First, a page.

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Editorials |

Severe Acute Respiratory Syndrome, Pulmonary Function Tests, and Quality of Life : Lessons Learned

Alejandro C. Arroliga, MD; Enrique Diaz-Guzman, MD; Herbert P. Wiedemann, MD
Author and Funding Information

Affiliations: Cleveland Clinic Foundation, Cleveland OH
 ,  Dr. Arroliga is Professor of Medicine, Cleveland Clinic Lerner College of Medicine, and Head, Section of Critical Care Medicine.

Correspondence to: Alejandro C. Arroliga, MD, Cleveland Clinic Lerner College of Medicine, Section of Critical Care Medicine, 9500 Euclid Ave, G6–156, Cleveland, OH 44195; e-mail: arrolia@ccf.org



Chest. 2005;128(3):1088-1089. doi:10.1378/chest.128.3.1088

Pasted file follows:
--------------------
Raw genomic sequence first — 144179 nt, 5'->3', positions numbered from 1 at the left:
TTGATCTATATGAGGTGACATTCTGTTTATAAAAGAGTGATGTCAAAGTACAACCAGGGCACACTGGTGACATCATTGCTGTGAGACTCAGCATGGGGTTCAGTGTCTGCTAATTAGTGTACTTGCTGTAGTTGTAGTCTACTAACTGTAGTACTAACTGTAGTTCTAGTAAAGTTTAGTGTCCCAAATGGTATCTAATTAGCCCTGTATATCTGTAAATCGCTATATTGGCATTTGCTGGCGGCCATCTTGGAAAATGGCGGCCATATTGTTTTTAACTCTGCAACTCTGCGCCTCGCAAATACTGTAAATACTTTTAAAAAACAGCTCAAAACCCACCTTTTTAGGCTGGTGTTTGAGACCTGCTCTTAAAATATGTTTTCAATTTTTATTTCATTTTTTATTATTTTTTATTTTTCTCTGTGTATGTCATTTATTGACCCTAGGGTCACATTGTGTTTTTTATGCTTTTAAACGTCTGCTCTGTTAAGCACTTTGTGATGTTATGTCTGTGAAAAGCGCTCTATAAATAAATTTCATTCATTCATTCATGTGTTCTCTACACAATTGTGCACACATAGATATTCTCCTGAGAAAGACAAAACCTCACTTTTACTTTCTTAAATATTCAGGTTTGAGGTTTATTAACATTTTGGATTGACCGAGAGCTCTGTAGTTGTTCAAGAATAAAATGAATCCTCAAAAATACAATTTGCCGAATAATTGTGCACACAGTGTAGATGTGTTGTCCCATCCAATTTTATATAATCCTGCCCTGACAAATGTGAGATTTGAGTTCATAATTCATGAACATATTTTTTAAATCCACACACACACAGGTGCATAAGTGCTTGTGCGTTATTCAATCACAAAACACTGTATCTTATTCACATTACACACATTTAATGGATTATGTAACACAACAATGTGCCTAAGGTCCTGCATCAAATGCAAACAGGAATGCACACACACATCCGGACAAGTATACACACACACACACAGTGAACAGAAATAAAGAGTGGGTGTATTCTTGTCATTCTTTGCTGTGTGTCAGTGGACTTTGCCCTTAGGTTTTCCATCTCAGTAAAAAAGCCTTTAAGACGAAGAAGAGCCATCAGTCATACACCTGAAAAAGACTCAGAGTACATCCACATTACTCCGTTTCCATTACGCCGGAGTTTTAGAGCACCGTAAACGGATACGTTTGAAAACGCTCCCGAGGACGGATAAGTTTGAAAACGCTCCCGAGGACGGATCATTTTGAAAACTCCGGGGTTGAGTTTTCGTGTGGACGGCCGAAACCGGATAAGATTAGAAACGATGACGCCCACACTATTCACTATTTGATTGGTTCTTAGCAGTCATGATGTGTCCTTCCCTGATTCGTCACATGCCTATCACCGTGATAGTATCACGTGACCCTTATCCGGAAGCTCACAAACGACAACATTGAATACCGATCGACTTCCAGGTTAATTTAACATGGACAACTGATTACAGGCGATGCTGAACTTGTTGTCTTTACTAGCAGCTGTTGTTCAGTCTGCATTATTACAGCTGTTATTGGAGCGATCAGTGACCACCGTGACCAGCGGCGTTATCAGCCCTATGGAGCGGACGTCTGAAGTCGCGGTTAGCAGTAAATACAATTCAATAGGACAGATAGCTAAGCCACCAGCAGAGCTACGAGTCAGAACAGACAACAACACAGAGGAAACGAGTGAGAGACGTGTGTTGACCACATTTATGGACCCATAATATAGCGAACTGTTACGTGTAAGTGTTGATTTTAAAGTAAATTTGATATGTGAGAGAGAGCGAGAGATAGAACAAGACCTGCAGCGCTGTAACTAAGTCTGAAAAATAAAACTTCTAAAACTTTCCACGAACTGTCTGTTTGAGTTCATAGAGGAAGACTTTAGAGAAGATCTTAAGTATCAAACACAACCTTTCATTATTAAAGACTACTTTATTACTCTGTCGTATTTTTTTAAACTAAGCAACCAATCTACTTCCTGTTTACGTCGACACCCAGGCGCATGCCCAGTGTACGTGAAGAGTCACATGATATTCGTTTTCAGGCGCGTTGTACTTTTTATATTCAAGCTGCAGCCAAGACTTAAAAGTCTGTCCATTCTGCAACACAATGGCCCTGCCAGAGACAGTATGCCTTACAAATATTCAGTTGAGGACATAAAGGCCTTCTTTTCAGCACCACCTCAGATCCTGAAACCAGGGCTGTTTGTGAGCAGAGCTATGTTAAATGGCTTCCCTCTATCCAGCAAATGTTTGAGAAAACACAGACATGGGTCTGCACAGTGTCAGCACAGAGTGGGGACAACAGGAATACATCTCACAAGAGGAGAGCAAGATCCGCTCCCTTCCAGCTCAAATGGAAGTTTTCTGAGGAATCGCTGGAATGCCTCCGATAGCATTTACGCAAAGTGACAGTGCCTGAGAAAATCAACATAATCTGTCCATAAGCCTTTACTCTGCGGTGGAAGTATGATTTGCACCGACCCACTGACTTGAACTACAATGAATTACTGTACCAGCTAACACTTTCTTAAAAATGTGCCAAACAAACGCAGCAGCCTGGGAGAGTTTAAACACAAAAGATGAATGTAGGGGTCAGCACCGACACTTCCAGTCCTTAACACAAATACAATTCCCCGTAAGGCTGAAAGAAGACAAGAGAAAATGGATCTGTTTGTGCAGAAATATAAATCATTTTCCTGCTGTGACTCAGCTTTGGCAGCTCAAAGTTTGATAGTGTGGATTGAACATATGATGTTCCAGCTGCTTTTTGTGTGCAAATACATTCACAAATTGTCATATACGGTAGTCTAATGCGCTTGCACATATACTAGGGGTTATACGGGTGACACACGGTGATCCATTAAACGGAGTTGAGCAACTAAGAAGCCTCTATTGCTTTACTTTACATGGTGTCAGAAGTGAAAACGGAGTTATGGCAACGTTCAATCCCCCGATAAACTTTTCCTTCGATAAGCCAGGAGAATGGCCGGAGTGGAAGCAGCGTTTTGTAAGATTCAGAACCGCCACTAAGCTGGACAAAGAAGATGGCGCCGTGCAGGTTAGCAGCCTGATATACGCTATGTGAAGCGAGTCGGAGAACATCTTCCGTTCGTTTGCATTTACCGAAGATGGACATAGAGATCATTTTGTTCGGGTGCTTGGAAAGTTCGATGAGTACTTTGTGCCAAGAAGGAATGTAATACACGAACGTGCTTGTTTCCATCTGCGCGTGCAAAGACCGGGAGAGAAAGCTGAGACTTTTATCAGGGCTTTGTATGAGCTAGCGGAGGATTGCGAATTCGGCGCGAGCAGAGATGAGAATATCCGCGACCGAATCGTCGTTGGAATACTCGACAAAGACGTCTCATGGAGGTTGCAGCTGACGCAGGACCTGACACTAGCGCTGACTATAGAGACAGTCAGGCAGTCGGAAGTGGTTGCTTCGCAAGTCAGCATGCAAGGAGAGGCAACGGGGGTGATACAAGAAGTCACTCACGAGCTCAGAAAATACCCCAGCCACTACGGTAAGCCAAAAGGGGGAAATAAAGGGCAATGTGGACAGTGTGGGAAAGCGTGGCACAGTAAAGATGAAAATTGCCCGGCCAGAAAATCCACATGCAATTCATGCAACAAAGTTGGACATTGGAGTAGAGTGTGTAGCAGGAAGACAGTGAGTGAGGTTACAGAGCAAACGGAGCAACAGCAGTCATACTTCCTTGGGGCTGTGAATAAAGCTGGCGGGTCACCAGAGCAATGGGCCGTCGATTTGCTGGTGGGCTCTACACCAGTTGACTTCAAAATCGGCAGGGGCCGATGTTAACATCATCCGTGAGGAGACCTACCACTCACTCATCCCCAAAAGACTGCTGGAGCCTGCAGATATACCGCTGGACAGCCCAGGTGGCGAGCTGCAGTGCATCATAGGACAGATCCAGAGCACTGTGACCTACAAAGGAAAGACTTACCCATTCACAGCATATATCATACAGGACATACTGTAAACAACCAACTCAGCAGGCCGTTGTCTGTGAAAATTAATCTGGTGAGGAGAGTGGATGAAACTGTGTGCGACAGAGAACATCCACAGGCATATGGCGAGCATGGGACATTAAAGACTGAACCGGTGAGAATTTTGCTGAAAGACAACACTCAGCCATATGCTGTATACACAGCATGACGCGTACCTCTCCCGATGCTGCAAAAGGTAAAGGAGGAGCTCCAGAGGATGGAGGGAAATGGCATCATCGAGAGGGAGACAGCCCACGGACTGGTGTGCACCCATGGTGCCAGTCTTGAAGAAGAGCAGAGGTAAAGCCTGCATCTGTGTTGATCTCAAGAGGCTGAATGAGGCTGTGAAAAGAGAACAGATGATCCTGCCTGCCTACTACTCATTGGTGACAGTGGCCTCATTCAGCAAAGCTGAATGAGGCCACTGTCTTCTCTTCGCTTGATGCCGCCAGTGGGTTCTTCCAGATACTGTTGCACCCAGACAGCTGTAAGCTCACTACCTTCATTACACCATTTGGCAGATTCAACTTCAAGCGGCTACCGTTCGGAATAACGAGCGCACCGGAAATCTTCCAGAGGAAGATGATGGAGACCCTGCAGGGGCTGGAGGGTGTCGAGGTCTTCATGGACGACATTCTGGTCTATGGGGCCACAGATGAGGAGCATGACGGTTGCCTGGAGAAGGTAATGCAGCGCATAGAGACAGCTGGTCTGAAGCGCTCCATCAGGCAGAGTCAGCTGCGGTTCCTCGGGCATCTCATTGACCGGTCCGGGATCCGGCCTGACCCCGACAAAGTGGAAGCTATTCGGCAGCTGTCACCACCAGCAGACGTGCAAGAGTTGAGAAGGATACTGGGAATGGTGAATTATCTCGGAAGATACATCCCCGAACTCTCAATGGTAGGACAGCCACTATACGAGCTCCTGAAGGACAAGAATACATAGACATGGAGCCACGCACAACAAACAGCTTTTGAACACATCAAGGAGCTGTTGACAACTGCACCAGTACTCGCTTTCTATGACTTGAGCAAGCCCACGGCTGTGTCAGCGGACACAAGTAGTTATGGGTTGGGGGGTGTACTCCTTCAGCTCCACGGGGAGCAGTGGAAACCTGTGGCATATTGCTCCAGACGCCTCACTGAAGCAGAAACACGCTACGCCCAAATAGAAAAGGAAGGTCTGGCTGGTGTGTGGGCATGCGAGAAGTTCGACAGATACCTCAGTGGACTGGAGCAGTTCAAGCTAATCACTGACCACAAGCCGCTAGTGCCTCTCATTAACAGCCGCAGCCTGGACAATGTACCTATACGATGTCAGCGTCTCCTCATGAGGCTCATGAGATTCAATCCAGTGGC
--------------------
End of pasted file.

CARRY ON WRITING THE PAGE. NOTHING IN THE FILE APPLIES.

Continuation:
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The severe acute respiratory syndrome (SARS) is caused by a novel coronavirus (SARS-CoV) with great genetic diversity among strains.12 Coronaviruses are single-stranded RNA viruses that can cause common cold in humans and diseases in animals. The SARS-CoV is moderately infective, with an attack rate that ranges from 2.4 to 31 cases per 1,000 exposure hours3 and may be transmitted by aerosolization. The SARS epidemic affected thousands of people in five continents (26 countries) over a period of 9 months following its first appearance in November of 2002 in the south of China. The case fatality rate associated with SARS is about 15%. However, a higher mortality occurs in the elderly and in patients with comorbid conditions.4


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